Tundra: Arctic Sled Dog

HOME SCHOOL BOOK REVIEW

Book: Tundra: Arctic Sled Dog

Author: Roy Simpson Marsh

Illustrator: Charles Geer

Publisher: Macrae Smith Company, 1968

ASIN : B001UID1HA

Language level: 2

(1=nothing objectionable; 2=common euphemisms and/or childish slang terms; 3=some cursing and/or profanity; 4=a lot of cursing and/or profanity; 5=obscenity and/or vulgarity)

Recommended reading level: Ages 12-18

Rating: ***** 5 stars

(5 stars=EXCELLENT; 4 stars=GOOD; 3 stars=FAIR; 2 stars=POOR; 1 star=VERY POOR; no stars=NOT RECOMMENDED)

Category: Adventure

Reviewed by Wayne S. Walker

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     Marsh, Roy SimpsonTundra: Arctic Sled Dog (Published in 1968 by Macrae Smith Company, Philadelphia, PA).  Eighteen year old Bill Hanson, a native Alaskan, had been an orphan since age four when his parents’ small plane crashed in a raging blizzard near Mount McKinley.  He was reared in an orphanage at his hometown of Fairbanks until he was sixteen, when he got his first paying job as a deckhand on the Northern Lights, a Yukon River boat captained by Big Jim. Then he and fellow crewman Jock Montee, eight years older than Bill, decide to buy the trading post at Fort Yukon in the wilderness north of Fairbanks from old Tim Frazer.  One day a stray dog wanders into Bill and Jock’s new trading post.  Bill adopts the Malamute-Saint Bernard mixed pup and names it Tundra.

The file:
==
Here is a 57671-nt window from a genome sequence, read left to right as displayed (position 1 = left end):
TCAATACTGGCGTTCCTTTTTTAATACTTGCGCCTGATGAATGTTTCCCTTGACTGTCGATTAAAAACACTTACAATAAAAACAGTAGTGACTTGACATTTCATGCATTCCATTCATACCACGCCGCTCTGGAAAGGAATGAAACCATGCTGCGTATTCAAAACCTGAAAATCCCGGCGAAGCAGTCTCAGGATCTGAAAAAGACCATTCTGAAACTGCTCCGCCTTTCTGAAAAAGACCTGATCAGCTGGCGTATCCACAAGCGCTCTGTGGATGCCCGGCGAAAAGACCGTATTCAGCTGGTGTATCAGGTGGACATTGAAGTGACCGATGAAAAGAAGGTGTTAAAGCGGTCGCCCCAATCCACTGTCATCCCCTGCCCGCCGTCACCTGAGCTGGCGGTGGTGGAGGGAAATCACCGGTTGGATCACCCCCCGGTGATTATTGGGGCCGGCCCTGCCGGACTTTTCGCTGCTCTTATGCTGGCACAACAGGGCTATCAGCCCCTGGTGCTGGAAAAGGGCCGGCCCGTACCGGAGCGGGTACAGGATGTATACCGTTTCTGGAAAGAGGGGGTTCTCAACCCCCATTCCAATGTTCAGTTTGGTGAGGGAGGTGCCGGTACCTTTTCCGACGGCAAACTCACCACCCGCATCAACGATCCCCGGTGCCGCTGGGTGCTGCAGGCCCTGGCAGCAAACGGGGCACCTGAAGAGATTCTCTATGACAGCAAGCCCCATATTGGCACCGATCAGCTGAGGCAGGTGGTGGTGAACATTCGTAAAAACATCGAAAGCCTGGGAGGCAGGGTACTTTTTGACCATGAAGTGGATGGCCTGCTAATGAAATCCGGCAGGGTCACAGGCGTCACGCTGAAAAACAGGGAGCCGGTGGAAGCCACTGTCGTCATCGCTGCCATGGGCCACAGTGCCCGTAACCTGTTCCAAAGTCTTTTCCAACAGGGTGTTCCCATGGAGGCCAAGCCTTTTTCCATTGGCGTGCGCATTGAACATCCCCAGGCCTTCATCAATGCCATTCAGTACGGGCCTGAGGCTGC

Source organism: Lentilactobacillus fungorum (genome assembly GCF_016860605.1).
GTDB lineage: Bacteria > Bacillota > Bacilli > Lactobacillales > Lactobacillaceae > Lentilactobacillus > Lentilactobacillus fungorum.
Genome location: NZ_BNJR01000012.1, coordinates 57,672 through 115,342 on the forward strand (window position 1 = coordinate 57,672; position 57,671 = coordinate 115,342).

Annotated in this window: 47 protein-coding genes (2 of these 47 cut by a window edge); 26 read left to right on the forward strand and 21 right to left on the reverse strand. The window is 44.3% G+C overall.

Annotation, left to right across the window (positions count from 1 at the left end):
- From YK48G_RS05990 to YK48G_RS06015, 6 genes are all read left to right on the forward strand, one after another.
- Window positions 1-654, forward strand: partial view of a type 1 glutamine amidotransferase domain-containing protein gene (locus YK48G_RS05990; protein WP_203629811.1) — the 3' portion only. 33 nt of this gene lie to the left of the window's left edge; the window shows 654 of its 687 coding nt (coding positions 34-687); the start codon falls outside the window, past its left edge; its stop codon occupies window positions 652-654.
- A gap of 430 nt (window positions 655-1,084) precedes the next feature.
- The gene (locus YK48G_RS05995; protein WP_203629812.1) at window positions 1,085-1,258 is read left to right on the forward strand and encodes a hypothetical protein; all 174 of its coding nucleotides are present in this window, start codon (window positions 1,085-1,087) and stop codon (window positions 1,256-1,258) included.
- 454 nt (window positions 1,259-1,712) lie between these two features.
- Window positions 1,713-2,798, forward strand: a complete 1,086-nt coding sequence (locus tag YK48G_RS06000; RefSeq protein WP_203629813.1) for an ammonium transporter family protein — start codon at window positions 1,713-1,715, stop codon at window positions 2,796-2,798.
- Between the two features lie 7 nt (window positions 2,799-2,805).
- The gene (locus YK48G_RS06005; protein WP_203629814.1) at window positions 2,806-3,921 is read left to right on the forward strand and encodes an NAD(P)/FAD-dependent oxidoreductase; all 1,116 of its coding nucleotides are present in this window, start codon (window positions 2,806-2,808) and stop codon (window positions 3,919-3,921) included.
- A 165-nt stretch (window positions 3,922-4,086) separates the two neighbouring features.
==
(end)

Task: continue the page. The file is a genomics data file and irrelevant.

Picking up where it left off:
When the partners hear about gold from a passing Indian, they decide that Jock will go prospecting while Bill stays to tend the store. Later Bill joins him, but the prospect of $10,000 worth of gold dust and nuggets induces Jock to abscond with the loot and, worse than that, with Tundra.  So Bill pursues them through a grizzly encounter, blizzards, and an avalanche.  Can Bill catch up with his former friend?  Will he ever see his beloved dog again?  Does he even survive the ordeal?  There are a few common euphemisms (danged, gosh, heck), but this is a great book for teenaged boys who like rousing adventure stories.  Plus the descriptions of the Alaskan tundra and the Eskimos in the novel are true in every detail.

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